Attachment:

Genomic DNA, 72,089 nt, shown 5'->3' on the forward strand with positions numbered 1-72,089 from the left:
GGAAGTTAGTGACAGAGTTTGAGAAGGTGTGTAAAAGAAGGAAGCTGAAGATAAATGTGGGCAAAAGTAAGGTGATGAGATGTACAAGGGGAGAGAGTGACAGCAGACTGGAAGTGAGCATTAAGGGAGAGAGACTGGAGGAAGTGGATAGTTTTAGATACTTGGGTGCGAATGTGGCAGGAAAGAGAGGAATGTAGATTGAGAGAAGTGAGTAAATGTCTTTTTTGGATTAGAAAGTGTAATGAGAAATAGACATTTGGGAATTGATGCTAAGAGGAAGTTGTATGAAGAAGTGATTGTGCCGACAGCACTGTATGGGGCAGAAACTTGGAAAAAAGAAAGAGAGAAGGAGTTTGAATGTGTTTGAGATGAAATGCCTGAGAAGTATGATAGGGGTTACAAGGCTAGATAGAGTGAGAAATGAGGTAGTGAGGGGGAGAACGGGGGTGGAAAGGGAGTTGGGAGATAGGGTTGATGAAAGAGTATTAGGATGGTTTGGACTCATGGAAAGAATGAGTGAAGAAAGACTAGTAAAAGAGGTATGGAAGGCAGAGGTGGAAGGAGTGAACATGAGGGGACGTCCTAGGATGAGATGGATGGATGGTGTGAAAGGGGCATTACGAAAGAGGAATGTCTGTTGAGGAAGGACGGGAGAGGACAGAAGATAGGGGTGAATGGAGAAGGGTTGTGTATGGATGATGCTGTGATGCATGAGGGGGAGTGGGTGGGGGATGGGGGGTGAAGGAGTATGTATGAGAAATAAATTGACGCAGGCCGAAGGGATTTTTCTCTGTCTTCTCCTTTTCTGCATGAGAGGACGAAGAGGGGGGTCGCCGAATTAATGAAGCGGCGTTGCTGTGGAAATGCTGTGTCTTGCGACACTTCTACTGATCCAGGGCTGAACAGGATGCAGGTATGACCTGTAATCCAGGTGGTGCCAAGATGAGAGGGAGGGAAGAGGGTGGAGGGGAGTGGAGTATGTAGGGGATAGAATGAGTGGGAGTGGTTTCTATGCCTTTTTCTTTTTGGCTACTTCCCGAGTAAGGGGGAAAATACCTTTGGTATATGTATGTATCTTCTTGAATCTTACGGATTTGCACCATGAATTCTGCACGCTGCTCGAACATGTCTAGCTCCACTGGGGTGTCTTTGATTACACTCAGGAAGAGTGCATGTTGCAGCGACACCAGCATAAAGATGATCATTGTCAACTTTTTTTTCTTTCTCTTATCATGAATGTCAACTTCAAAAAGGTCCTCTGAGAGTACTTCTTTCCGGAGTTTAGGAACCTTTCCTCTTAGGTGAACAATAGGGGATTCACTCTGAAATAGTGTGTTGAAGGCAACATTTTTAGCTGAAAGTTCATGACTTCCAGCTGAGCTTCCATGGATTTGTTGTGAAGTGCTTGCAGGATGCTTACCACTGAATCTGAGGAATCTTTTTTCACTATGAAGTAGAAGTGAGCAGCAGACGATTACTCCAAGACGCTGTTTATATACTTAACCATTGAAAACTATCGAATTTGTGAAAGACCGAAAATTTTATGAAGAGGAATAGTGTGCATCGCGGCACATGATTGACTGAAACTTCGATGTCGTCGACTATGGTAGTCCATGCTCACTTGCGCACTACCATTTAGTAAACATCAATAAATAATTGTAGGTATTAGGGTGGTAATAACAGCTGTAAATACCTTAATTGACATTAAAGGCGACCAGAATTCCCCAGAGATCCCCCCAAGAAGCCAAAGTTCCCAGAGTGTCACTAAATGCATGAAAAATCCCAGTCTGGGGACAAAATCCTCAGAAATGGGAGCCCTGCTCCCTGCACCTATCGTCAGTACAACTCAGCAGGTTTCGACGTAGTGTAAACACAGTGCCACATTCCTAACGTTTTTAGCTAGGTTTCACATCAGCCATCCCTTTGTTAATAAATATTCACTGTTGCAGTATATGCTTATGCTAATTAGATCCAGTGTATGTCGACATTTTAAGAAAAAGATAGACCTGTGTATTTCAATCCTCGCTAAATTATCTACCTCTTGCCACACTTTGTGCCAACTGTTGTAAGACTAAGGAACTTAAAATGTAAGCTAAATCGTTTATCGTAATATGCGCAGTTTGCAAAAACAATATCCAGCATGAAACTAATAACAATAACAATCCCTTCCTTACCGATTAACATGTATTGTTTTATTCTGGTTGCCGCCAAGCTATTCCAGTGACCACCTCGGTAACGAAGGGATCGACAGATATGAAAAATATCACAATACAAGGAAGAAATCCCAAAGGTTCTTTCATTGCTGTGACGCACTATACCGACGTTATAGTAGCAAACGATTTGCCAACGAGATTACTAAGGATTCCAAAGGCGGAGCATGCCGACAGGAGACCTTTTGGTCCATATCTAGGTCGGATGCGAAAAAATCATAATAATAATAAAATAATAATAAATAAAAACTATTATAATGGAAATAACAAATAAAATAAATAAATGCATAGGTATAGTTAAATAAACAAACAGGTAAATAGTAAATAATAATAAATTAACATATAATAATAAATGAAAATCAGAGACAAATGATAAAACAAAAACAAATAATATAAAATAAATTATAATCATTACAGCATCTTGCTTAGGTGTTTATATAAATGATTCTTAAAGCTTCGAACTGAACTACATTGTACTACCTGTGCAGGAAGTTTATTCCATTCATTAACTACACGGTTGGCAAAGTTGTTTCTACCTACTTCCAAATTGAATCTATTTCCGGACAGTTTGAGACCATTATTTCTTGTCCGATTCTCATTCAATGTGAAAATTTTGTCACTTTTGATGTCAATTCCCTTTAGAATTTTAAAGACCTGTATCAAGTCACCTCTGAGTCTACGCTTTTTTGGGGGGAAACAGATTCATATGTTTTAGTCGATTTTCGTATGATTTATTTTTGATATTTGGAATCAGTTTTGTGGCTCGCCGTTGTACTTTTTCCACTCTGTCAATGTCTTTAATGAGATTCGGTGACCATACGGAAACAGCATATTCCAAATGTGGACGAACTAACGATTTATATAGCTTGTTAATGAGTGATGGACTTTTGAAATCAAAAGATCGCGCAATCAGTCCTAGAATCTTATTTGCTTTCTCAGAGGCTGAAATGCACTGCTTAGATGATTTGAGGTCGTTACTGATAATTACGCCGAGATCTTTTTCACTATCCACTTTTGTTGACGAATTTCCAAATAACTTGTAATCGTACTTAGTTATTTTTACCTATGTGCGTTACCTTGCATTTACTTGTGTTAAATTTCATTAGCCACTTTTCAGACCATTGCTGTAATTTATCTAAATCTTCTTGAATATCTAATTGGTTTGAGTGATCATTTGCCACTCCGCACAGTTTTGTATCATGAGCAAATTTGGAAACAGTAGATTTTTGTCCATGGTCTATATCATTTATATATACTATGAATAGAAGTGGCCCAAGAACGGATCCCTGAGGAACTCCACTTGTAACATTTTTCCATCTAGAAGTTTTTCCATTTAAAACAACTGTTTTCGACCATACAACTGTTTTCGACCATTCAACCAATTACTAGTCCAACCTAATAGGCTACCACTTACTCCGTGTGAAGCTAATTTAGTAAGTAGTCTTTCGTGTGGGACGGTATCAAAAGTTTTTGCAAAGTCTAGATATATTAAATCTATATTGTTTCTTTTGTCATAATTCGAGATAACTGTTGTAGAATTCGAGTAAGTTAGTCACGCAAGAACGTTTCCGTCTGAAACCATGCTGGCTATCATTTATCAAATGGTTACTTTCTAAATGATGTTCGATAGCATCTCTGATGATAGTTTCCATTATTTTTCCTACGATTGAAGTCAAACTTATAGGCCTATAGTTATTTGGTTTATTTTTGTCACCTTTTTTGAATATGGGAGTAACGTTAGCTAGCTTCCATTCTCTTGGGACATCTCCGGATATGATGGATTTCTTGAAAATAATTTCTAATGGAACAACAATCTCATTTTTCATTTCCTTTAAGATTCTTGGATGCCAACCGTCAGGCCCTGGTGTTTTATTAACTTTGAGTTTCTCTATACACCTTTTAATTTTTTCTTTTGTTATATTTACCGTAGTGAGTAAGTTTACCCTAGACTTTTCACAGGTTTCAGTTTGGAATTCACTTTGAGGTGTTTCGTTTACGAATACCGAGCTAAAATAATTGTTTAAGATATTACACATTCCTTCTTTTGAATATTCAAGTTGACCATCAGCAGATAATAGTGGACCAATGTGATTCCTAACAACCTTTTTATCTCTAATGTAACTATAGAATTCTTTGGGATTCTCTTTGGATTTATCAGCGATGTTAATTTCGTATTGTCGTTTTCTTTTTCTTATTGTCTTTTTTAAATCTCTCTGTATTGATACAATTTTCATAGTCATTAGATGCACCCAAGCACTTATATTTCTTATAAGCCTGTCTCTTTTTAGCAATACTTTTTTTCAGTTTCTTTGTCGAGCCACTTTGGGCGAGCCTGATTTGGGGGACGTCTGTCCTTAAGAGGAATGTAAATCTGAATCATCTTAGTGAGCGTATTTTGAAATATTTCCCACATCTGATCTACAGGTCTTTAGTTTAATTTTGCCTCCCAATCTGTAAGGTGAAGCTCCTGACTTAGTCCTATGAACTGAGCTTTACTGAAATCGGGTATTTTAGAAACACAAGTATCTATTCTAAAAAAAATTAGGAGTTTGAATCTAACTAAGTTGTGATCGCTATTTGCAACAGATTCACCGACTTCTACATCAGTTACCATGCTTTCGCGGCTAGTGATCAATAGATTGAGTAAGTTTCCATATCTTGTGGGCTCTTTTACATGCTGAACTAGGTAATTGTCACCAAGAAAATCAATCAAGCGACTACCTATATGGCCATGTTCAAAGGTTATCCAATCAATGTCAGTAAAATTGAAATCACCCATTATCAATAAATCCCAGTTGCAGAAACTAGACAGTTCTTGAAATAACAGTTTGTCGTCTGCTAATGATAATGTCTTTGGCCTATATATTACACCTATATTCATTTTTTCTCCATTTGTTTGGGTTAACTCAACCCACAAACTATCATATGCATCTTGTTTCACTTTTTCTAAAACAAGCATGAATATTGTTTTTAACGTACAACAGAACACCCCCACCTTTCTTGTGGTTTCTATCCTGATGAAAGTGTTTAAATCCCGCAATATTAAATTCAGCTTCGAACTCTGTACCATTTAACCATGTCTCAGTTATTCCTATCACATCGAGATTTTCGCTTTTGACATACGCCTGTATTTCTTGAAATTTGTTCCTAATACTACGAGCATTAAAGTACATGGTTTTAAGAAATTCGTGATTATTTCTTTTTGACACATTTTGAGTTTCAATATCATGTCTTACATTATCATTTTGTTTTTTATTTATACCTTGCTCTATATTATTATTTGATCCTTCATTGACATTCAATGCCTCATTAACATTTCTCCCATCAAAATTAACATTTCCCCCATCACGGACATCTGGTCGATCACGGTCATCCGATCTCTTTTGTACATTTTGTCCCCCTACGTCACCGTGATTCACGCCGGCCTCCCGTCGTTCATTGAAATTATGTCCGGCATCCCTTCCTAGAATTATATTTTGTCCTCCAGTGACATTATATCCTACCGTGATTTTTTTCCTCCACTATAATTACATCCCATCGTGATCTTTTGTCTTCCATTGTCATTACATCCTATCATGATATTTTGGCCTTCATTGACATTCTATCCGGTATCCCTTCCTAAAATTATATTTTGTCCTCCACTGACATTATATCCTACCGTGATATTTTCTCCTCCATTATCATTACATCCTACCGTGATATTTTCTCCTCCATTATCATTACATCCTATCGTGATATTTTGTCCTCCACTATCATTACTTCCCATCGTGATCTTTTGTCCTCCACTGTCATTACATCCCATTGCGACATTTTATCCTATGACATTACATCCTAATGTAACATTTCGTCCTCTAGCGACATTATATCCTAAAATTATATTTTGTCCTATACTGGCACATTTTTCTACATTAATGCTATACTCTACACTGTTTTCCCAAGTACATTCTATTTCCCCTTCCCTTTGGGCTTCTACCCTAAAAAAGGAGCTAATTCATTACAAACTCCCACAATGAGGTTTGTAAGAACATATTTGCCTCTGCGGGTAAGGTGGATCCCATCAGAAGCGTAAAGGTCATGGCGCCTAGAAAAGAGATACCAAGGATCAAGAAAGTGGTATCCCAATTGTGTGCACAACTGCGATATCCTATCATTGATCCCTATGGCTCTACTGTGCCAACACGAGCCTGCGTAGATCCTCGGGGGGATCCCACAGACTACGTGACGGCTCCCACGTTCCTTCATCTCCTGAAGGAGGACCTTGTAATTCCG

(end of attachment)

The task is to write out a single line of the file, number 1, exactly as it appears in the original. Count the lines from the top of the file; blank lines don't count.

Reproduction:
Genomic DNA, 72,089 nt, shown 5'->3' on the forward strand with positions numbered 1-72,089 from the left: